La Serva Padrona, composed on a libretto by Gennaro Antonio Federico in 1733, is an intermezzo divided into two interludes. It was originally designed to be performed between the acts of the opera seria Il prigioniero superbo by Pergolesi himself, staged at the Teatro San Bartolomeo in Naples on the occasion of the birthday of the empress Elisabeth Christine of Brunswick, wife of the emperor Charles VI and mother of the empress Marie Therese of Augsburg. That very same libretto had been used by almost every composer in Naples and therefore was already popular in a number of successful versions. The definition of believable characters and the solid realism of the short story, revolving almost entirely around the characters’ psychology made of the libretto a success. Pergolesi’s genius turned it into a masterpiece.
At the beginning of his carrier, Donizetti writes mainly for the small theatres in Venice. Every new work by the young maestro was welcomed and praised by the press, as an original new development of Rossini’s style. Anna Bolena and L’Elisir d’Amore both premiered in Milan on librettos by Felice Romani, finally launched Donizetti as one of the most prominent European opera composers. These two masterpieces are the first of a list of milestones written by Donizetti that mark the history of romantic Italian theatre.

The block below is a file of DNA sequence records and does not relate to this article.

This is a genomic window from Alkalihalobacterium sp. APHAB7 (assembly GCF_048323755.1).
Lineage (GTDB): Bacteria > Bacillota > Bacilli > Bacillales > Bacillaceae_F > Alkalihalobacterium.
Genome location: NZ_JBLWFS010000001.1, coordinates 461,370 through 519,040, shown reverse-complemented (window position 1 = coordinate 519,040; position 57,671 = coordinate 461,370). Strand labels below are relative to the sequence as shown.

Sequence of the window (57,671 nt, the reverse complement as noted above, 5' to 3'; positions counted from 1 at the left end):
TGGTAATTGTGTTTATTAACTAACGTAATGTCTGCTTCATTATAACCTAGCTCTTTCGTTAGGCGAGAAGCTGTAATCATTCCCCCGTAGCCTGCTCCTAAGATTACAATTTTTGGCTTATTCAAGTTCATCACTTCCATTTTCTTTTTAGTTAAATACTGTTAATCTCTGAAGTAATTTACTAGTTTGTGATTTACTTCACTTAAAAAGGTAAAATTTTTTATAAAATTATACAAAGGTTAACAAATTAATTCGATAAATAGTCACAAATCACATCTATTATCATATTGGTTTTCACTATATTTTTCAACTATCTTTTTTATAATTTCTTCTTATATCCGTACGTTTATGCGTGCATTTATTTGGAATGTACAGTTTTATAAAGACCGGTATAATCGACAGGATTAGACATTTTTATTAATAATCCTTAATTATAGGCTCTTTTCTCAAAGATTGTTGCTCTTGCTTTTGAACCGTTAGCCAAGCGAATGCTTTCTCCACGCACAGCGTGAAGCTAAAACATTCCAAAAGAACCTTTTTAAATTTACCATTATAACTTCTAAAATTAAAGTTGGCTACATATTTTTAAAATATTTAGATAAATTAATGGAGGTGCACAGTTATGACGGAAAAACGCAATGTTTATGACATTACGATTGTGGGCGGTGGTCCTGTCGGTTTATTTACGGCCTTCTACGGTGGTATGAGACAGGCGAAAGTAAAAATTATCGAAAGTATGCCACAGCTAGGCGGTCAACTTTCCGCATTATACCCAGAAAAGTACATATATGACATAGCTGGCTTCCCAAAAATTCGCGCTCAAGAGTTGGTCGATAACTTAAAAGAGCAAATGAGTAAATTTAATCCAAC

In Stendhal’s opinion Tancredi was Rossini’s best opera. In his biography he wrote: “there’s no bravery or grandeur in this opera but only the simple purity and virginity of genius”. The libretto by Gaetano Rossi was drawn from Voltaire’s tragedy Tancrede. For that libretto Rossini composed an innovative score, combining in an original way the baroque “extreme coloraturas” with the pre-Romantic simple melodies of the new belcanto.